We can't pretend as Christians that we're immune to the ravages of sin, death, and sorrow any more than we can retreat from all things relational. In fact, Christians more than anyone else can love with reckless abandon since we know this isn't all there is.

Love and the Cross

If we only chose to love in situations free from vulnerability, we'd never love at all. Nowhere do we see this more clearly than at Calvary. There, the God who is love became vulnerable for sinners like you and me. He experienced the greatest pain imaginable—the death of his only Son—so that we could be made right with him.

A mother can love through the difficult months of pregnancy and the agonizing hours of labor because she knows at the end of the pain comes the baby she loves so deeply. So also Christ loved through the darkest moments of the cross because he knew at the end he'd be glorified and his people would be redeemed. He knew the joy that awaited if he loved to the end (Heb. 12:2).

Christians can love with the same freedom. While there's no promise of cost-free love, we know the deeper purpose behind it all. Our hearts laid bare to vulnerability is not the end of the story. 

Courtney Reissig has written for The Council on Biblical Manhood and Womanhood and The Southern Baptist Theological Seminary. She is married to Daniel, and together they live in Little Rock, Arkansas, where Daniel is working to help plant Midtown Baptist Church. She blogs regularly at In View of God's Mercy.

Categories: Christian Living, Opinion
  • http://flamingfundamentalist.blogspot.com/ Curt Day

    This is a good article and it reminds me of a fellow activist and friend of mine who besides working a full-time job and does energy draining activist work, has to work with a parent who constantly makes bad decisions for themselves. Working with this parent yields nothing but aggravation and fatigue. But my friend continues to do this.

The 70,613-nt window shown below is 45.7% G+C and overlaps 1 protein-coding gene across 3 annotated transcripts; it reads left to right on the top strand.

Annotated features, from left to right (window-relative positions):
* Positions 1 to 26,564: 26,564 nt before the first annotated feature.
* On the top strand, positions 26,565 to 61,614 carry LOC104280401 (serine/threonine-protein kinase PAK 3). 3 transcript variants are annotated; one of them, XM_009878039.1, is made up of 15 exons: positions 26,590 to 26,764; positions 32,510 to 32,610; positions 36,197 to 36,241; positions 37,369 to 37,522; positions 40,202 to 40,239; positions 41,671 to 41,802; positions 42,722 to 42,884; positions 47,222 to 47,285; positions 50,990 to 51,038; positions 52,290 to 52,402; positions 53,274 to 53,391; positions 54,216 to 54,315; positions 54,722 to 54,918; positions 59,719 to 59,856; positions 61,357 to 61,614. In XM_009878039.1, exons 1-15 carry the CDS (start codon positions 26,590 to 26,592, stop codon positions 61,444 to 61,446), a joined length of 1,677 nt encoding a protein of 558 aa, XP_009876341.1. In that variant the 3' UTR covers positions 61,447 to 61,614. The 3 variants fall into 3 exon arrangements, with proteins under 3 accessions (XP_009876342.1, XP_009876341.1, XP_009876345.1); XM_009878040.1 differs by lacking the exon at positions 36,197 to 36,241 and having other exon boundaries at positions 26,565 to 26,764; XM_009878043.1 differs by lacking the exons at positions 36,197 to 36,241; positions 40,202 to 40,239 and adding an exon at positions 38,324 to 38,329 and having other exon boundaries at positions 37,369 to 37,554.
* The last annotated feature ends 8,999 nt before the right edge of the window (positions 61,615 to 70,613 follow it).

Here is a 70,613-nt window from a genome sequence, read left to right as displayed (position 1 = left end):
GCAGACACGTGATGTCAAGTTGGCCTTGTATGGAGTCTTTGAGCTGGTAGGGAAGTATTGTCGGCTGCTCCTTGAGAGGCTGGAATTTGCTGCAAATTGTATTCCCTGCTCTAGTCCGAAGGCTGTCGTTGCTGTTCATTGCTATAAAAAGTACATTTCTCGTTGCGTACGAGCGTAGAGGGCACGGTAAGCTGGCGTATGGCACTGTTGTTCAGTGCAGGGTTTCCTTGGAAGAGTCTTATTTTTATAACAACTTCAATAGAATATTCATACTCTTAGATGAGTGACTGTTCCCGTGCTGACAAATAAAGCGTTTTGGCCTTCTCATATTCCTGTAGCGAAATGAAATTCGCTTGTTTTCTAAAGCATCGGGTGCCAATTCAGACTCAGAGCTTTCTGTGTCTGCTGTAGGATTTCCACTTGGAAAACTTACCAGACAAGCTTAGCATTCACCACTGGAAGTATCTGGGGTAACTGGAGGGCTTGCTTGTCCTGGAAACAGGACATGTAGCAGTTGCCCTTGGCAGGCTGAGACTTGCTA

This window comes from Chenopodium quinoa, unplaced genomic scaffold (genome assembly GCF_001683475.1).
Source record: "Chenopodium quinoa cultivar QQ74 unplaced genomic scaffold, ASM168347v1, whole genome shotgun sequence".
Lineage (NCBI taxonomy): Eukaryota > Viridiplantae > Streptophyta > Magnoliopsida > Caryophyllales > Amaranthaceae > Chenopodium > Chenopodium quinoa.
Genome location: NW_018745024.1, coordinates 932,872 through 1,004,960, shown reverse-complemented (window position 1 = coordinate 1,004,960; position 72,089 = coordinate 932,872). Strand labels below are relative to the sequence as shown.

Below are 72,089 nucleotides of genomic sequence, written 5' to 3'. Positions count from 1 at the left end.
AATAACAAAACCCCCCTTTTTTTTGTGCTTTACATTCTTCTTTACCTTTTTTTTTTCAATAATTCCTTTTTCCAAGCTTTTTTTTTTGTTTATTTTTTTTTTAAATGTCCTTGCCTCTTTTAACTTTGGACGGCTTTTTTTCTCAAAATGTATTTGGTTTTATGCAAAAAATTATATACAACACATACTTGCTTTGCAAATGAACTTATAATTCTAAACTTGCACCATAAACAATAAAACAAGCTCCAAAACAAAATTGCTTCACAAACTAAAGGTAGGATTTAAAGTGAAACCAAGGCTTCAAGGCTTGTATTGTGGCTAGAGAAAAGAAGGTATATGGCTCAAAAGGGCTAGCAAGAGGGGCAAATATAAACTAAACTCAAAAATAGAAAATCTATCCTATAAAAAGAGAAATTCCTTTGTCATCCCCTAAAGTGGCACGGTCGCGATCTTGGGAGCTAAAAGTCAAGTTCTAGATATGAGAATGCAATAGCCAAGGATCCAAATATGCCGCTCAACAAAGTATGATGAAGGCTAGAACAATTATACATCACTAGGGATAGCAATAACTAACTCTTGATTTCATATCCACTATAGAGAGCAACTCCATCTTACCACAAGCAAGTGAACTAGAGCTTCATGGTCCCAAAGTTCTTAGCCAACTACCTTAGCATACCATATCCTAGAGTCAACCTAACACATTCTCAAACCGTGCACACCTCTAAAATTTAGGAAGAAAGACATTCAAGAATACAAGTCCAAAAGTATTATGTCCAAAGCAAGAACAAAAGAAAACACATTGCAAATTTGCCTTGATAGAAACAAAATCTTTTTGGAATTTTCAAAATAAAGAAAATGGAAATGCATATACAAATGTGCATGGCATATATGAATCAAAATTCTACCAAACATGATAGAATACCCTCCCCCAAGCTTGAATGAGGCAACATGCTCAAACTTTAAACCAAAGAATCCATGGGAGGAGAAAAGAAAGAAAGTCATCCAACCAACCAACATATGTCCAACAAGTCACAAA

Why should we endure all of the hardship that caring brings? It is as the article pointed out so well, God treated us that way.

  • David

    These are some great thoughts. I think often people try to extinguish the sense of risk and vulnerability involved in love by becoming overbearing and controlling, and associate their own worth with how effectively they can control everyone in their home and make sure everything looks exactly the way they think it should, so as to set up a hedge around their naturally fragile heart. In the meantime, they are involuntarily putting up a hedge between themselves and those they love. There ends up being much strain in their relationship with their spouse and children because they won't fully let them in, all in the name of trying to avoid being hurt. Sometimes we just need to let go with the realization that God is the one who is in control, and the more we apply that and submit to that, the more of life we can really thrive in and allow our families to thrive in.

  • http://markblock.wordpress.com Mark B.

    "To love means to open ourselves to suffering. Shall we shut our doors to love, then and 'be safe'?

    The love of God did exactly that. Jesus suffered, not because He to, but because He wanted too. That is love. God is love.

  • D

    Thank you for this article. This was and is still very true in my life as one of my biggest fears is being vulnerable to others. But as you said we deeply long for relationships as our God Himself is relational and without them we would wither.

    He is really the one who teaches us about love and how to love. I hope this article will help many others who face the same problem : )